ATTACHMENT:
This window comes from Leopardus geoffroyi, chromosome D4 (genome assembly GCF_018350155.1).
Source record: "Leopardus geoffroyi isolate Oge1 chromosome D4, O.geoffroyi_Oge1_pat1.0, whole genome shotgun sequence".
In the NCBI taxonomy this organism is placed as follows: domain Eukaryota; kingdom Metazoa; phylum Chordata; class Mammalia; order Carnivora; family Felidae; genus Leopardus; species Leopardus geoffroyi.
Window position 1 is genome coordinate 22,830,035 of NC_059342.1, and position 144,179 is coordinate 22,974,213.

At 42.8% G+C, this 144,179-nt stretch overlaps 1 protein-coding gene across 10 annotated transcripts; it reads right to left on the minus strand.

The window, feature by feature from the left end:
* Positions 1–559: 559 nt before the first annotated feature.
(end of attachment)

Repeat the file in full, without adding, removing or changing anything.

This window comes from Leopardus geoffroyi, chromosome D4 (genome assembly GCF_018350155.1).
Source record: "Leopardus geoffroyi isolate Oge1 chromosome D4, O.geoffroyi_Oge1_pat1.0, whole genome shotgun sequence".
In the NCBI taxonomy this organism is placed as follows: domain Eukaryota; kingdom Metazoa; phylum Chordata; class Mammalia; order Carnivora; family Felidae; genus Leopardus; species Leopardus geoffroyi.
Window position 1 is genome coordinate 22,830,035 of NC_059342.1, and position 144,179 is coordinate 22,974,213.

At 42.8% G+C, this 144,179-nt stretch overlaps 1 protein-coding gene across 10 annotated transcripts; it reads right to left on the minus strand.

The window, feature by feature from the left end:
* Positions 1–559: 559 nt before the first annotated feature.